6. Mackenzie Davis as Mindy Park in The Martian (October 2, 2015) Ridley Scott’s 2014 Exodus turned everyone in Egypt into a Caucasian. As a follow-up, this year’s The Martian whitened the character of Mindy Park, who’s Korean American in Andy Weir’s novel that the film was based on; in the movie, she’s played by white actress Mackenzie Davis. Scott also race-swapped the character of Venkat Kapoor, who is Indian in the book, but played by black British actor Chiwetel Ejiofor in the film. “So few projects are written specifically with Asian American characters in them, and he’s now changed them to a white woman and black man,” said Guy Aioki, founding president of the Media Action Network For Asian Americans, in an October press release. “This was a great opportunity to give meaty roles to talented Asian American actors – and boost their careers.”
7. Rooney Mara as Tiger Lily in Pan (October 9, 2015) Rooney Mara, a white actress, insisted it was okay for her to play Tiger Lily in Pan because "They are natives of Neverland, a completely made-up place.” A completely made-up place in which all the stars happen to be white. Convenient, that.
8. Almost the Entire Cast of Gods of Egypt (November 2015 trailer) In the great white tradition of Exodus, the trailer for Gods of Egypt daringly imagines a past in which the banks of the Nile teemed with pale people. Exodus was a giant box office flop as well as a critical dud, so you’d think they would want to try something different. But nope; 50 years after The Ten Commandments, Hollywood still isn’t ready to acknowledge that the people in the ancient Middle East did not have Charlton Heston’s skin tone.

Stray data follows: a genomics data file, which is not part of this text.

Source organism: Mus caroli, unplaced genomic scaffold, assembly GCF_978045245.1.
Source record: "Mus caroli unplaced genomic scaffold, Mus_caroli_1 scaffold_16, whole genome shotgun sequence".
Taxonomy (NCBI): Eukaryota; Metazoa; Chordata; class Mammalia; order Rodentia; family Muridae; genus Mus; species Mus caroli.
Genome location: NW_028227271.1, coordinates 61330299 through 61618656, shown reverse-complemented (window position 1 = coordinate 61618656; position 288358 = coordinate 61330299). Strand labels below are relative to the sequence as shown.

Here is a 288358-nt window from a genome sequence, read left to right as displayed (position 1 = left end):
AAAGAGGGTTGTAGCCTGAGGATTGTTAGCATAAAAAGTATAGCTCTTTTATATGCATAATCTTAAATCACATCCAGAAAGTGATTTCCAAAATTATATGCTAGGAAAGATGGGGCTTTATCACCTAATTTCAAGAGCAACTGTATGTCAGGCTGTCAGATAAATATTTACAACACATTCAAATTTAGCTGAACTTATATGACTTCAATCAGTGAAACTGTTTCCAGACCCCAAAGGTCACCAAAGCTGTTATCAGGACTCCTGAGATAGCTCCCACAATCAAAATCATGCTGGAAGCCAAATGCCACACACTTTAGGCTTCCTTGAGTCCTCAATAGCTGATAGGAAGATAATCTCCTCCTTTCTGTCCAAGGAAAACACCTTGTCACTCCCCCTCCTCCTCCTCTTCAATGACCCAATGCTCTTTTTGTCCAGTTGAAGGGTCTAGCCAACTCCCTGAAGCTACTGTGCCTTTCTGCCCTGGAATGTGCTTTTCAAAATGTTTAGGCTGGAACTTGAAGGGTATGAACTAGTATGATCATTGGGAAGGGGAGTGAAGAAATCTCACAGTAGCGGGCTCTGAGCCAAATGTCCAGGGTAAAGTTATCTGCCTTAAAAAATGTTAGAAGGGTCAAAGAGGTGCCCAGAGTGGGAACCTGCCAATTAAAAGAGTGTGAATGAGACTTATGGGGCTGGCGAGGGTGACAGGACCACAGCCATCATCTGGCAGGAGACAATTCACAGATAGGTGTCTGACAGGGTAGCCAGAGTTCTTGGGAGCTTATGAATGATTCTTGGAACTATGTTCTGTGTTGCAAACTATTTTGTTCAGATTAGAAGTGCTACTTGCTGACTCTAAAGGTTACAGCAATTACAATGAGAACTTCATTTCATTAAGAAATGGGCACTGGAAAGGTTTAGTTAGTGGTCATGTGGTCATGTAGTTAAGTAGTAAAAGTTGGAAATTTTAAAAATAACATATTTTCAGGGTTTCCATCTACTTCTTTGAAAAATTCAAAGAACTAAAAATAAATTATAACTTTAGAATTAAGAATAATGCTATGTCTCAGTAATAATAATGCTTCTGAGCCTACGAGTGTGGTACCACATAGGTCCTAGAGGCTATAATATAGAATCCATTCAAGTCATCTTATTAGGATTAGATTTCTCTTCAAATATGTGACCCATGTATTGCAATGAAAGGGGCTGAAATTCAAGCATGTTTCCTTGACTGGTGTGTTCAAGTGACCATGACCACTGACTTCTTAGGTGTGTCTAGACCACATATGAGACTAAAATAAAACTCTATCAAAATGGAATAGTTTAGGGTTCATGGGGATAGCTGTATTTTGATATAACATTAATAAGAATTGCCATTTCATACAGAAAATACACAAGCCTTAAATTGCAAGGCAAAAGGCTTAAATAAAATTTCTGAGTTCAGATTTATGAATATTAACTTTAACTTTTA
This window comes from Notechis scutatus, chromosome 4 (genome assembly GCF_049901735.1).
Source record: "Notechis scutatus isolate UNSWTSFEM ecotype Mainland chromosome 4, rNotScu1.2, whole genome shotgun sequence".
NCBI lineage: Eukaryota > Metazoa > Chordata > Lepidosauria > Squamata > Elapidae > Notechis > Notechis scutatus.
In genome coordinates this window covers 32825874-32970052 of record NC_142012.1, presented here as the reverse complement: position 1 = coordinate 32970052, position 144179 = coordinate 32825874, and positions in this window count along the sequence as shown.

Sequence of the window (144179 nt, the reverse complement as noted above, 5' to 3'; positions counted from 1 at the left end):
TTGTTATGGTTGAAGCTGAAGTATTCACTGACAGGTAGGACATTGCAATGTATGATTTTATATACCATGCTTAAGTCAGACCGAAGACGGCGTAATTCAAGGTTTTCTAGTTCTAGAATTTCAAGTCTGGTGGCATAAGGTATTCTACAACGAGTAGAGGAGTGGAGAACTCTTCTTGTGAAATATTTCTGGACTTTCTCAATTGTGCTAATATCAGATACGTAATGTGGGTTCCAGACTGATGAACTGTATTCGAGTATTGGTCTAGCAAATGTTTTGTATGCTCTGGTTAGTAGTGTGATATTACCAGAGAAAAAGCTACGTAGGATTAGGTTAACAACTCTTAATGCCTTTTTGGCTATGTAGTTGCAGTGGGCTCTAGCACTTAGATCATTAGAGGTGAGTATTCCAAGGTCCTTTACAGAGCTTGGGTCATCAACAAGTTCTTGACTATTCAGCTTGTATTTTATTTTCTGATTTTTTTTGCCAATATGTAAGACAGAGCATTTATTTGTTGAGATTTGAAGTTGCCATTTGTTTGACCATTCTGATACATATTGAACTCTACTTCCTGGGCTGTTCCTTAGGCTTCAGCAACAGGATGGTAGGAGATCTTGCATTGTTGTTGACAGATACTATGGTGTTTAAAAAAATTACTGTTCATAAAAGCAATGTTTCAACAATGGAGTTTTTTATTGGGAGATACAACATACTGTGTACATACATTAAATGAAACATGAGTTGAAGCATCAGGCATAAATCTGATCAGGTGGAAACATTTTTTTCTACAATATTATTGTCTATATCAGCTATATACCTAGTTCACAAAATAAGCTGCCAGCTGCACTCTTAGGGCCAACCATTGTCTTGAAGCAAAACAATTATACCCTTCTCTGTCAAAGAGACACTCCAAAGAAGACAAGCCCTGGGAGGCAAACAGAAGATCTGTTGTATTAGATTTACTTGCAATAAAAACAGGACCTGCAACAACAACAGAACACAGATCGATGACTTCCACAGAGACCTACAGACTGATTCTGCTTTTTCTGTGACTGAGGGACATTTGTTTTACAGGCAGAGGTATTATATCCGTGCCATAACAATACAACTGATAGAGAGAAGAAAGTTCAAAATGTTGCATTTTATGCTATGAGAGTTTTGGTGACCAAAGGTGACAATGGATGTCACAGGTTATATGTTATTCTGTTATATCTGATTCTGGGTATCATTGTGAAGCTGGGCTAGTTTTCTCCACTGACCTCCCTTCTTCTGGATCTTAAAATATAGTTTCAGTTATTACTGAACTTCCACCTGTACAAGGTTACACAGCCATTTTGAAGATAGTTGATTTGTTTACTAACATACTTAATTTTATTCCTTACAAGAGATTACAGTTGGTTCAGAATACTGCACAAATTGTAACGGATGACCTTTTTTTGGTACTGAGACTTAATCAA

9. Eddie Redmayne as Lili Elbe in The Danish Girl (November 27, 2015) Director Tom Hooper cast cis actor Eddie Redmayne as trans woman Lili Elbe. Hooper says he was open to anyone on the gender “spectrum” playing the role. But the pushback was because when casting directors are open to anyone, what that tends to mean in practice is that they get… well, someone like Eddie Redmayne. In Hollywood, traditionally trans women have almost always been played by cis guys — and then those cis guys often receive effusive accolades for their performances, as Jared Leto did for his role in Dallas Buyers Club. It’d be nice if the big screen took a page from television shows like Orange is the New Black and Sense8, and started to give trans women actors a paycheck when trans women’s stories are told onscreen.
10. John Boyega in Star Wars: The Force Awakens (December 18, 2015) Some Star Wars fans were cranky because they thought (without much justification) that all storm troopers are white guy clones, and John Boyega, playing a former storm trooper in the new film, is black. The whole idea that the cobbled-together Star Wars universe should be consistent is preposterous in itself. Fans will just have to “get used to it,” as Boyega himself said. Fortunately, judging by the excitement around the new film, that’s what they appear to be doing.